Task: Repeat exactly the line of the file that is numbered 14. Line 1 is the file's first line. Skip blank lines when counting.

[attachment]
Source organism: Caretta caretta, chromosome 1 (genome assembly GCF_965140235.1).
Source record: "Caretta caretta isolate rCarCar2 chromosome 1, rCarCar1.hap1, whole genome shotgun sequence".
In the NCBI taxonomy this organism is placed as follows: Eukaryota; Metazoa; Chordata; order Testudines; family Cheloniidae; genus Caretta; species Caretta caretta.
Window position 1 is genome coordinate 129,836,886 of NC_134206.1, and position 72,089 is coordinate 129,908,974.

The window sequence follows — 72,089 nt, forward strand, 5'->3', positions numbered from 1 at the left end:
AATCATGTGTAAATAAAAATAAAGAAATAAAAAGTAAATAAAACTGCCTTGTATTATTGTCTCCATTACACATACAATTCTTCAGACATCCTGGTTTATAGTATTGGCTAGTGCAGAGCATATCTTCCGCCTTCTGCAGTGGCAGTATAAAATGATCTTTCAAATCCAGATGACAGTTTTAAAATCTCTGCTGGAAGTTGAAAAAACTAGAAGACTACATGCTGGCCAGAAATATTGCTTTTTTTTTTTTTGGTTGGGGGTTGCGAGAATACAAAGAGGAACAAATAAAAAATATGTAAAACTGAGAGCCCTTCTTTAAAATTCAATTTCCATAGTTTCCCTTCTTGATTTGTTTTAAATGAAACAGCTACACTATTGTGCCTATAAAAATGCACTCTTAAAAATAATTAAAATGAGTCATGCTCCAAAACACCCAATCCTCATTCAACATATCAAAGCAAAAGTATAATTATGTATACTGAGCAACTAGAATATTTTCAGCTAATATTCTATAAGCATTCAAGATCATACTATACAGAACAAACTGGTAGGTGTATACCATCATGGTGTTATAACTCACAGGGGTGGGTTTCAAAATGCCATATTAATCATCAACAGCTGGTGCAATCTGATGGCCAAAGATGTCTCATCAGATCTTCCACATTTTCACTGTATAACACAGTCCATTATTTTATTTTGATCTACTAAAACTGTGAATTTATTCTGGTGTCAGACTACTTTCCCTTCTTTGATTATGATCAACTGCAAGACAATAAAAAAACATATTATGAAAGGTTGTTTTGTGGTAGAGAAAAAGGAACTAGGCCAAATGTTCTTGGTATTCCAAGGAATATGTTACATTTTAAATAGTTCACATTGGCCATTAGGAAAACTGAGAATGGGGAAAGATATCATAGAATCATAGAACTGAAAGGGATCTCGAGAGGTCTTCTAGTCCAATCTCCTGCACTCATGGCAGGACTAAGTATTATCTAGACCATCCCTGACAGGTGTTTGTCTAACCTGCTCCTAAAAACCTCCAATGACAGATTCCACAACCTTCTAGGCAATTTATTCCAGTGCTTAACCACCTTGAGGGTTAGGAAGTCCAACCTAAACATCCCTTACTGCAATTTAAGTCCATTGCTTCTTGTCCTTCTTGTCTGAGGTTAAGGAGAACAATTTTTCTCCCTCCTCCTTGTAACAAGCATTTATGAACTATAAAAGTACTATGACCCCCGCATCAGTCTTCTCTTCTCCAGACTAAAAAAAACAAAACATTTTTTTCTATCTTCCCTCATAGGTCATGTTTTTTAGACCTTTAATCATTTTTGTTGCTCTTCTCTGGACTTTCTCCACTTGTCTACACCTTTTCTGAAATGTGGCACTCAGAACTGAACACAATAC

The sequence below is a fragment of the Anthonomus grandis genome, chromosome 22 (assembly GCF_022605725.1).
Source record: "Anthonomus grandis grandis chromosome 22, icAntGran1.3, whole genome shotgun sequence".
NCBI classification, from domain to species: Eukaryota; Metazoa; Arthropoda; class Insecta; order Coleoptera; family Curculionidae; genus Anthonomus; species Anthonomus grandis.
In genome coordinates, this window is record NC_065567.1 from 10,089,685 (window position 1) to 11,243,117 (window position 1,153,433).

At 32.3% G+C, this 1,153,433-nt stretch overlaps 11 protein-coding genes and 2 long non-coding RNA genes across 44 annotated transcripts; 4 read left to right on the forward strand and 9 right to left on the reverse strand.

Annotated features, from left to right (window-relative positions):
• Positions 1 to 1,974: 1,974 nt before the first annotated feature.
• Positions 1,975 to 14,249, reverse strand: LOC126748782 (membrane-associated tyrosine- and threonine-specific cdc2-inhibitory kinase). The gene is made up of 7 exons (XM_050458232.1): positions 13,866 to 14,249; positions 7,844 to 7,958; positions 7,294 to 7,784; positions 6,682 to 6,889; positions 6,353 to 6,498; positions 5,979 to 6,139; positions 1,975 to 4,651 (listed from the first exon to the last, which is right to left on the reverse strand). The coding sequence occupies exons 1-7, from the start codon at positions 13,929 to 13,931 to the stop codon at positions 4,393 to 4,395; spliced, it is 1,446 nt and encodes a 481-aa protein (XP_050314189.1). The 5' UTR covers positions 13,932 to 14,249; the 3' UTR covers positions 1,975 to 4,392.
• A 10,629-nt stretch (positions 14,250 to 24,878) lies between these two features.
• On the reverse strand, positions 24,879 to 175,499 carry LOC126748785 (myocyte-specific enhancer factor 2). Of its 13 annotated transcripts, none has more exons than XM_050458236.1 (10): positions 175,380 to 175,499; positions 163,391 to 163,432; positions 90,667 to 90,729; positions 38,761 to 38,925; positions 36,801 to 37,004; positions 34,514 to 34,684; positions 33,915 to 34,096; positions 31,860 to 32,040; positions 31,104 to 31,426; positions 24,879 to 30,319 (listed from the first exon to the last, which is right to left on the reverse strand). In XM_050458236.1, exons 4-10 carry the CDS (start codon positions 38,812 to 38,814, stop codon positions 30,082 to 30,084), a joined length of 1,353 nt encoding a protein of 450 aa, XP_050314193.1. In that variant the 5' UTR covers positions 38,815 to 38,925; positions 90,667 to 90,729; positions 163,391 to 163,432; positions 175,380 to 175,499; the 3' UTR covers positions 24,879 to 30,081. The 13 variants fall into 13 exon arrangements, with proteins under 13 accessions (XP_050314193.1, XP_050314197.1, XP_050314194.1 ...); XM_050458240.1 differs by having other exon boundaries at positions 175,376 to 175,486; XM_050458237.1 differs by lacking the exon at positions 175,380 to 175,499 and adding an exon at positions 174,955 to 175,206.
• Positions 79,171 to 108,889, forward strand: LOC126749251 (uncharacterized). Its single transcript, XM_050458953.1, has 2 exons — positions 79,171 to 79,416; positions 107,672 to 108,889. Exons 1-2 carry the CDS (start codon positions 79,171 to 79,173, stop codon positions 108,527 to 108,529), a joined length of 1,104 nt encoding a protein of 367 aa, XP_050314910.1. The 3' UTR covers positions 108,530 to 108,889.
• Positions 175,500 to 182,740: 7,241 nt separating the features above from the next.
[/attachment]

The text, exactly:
• Positions 1,975 to 14,249, reverse strand: LOC126748782 (membrane-associated tyrosine- and threonine-specific cdc2-inhibitory kinase). The gene is made up of 7 exons (XM_050458232.1): positions 13,866 to 14,249; positions 7,844 to 7,958; positions 7,294 to 7,784; positions 6,682 to 6,889; positions 6,353 to 6,498; positions 5,979 to 6,139; positions 1,975 to 4,651 (listed from the first exon to the last, which is right to left on the reverse strand). The coding sequence occupies exons 1-7, from the start codon at positions 13,929 to 13,931 to the stop codon at positions 4,393 to 4,395; spliced, it is 1,446 nt and encodes a 481-aa protein (XP_050314189.1). The 5' UTR covers positions 13,932 to 14,249; the 3' UTR covers positions 1,975 to 4,392.